In addition to Stag Party, Schlatman also cares for McWicked, Alexis Faith and 2-year-old pacing colt Indictable Hanover for Coleman. Others have been lined up to handle McWicked and Alexis Faith on Saturday night as they compete in the Mohawk Gold Cup and Roses Are Red, but both Stag Party and Alexis Faith will enter the retention barn before 11 pm tonight and Schlatman will make sure their needs are met on Saturday.

“I will go to retention first thing and I’ll feed them. Like I’ll get up at 4 am and I’ll go over there and I’ll feed them and walk them and do the stalls, and then I’ll come back to Casie’s barn and I’ll work on a couple horses here and then I’ll go back, I’ll feed lunch and walk them some more, and then I’ll go home for a little bit, and then I’ll come back and I’ll brush them up and get them ready to go into the paddock,” said the caretaker. “So probably four or five times on Saturday I’ll go back and forth between my barn and there and my house and there, just to look after them.”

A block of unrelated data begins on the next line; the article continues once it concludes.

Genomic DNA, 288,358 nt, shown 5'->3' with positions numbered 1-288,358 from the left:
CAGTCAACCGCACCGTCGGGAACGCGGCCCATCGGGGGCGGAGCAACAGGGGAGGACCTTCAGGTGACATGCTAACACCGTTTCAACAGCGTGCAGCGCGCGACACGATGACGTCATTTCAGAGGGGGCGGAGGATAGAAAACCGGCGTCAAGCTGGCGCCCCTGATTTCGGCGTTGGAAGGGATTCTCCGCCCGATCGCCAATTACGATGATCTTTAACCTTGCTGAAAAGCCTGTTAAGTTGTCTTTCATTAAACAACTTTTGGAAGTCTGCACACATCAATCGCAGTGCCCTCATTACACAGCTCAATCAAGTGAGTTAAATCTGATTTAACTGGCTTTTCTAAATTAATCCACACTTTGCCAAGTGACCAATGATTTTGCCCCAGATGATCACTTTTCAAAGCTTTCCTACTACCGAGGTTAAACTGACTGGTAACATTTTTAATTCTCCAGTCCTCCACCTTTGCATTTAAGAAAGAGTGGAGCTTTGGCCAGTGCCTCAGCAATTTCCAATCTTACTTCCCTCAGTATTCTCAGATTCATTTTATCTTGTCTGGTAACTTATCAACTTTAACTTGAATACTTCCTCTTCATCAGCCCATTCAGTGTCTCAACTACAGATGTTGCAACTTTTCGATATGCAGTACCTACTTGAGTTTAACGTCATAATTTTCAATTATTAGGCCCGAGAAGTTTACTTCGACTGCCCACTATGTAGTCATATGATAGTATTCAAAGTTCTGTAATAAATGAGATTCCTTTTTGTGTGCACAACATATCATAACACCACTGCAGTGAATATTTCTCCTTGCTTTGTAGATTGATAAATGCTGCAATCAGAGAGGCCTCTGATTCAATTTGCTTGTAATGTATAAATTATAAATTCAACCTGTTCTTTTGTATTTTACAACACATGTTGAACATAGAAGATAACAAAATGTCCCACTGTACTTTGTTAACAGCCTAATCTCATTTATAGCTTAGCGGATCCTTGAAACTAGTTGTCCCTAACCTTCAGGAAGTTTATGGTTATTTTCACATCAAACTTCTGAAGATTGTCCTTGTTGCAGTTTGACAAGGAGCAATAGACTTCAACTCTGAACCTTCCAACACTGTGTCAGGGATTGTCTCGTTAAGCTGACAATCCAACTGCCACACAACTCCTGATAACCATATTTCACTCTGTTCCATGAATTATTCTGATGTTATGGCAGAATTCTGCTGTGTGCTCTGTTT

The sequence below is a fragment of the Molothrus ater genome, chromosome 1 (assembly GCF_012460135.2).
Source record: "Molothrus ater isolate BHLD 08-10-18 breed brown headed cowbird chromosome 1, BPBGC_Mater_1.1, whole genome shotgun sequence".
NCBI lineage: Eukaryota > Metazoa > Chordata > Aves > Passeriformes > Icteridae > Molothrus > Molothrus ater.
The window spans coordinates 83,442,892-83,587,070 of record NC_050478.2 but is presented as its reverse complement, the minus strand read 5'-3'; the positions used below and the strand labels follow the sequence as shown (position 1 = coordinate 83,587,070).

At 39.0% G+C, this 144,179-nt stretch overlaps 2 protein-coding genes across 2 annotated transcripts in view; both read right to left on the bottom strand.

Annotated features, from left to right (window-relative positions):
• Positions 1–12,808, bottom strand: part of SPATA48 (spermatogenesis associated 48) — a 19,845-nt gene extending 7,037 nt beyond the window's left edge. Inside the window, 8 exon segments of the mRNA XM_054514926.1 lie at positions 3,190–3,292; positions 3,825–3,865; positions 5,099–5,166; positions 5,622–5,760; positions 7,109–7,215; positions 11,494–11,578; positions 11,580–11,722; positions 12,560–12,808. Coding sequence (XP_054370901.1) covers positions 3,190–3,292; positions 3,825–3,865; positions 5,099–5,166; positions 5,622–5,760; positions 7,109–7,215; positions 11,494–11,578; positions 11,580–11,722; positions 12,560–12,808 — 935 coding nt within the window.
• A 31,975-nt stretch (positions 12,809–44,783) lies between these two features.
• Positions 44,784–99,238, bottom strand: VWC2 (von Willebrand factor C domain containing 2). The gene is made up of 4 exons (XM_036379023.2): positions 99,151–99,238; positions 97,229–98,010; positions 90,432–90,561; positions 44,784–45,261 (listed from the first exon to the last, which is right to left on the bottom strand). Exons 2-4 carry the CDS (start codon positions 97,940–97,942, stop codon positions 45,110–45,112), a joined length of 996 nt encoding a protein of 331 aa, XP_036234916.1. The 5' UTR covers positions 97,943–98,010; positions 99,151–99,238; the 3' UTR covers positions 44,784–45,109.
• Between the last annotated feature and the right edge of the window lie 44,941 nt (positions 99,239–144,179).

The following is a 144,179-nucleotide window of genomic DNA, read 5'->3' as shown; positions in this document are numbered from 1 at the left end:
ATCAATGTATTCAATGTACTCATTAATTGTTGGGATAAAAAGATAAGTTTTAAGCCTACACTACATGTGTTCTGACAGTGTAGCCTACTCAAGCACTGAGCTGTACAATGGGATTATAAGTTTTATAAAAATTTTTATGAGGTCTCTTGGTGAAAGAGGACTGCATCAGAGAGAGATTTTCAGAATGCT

Ashley MacDonald does not have to worry about retention for trotting mare Emoticon Hanover, who will also start from Post 10 in the $256,000 Armbro Flight final. The Kadabra—Emmylou Who daughter finished third in the elimination won by Hannelore Hanover last weekend and whether she can upend the favorite this week or not, MacDonald is confident ‘Mo’ will show up ready to compete.

“Emoticon is the perfect example of a professional equine athlete. She’s super, super smart. She knows how to be looked after. She knows what her job is,” said MacDonald, who will hand the Luc Blais trainee off to driver Bob McClure Saturday. “When she gets to the racetrack, it’s all business. She doesn’t really like other horses and she really kind of doesn’t like people messing with her vibe. She just stands there, she’s got her eyes — her eyes are huge — and she’s just taking in all the scenery. She’s seen it all, she’s gone everywhere and she just knows what’s happening.”

MacDonald says whether Emoticon Hanover is prepping for an overnight or a major stakes race her daily routine never varies. After time in her paddock the winner of $1.7 million heads to the walker and then gets harnessed and goes out to the racetrack before returning to the barn for a bath, including a drink of water from the hose.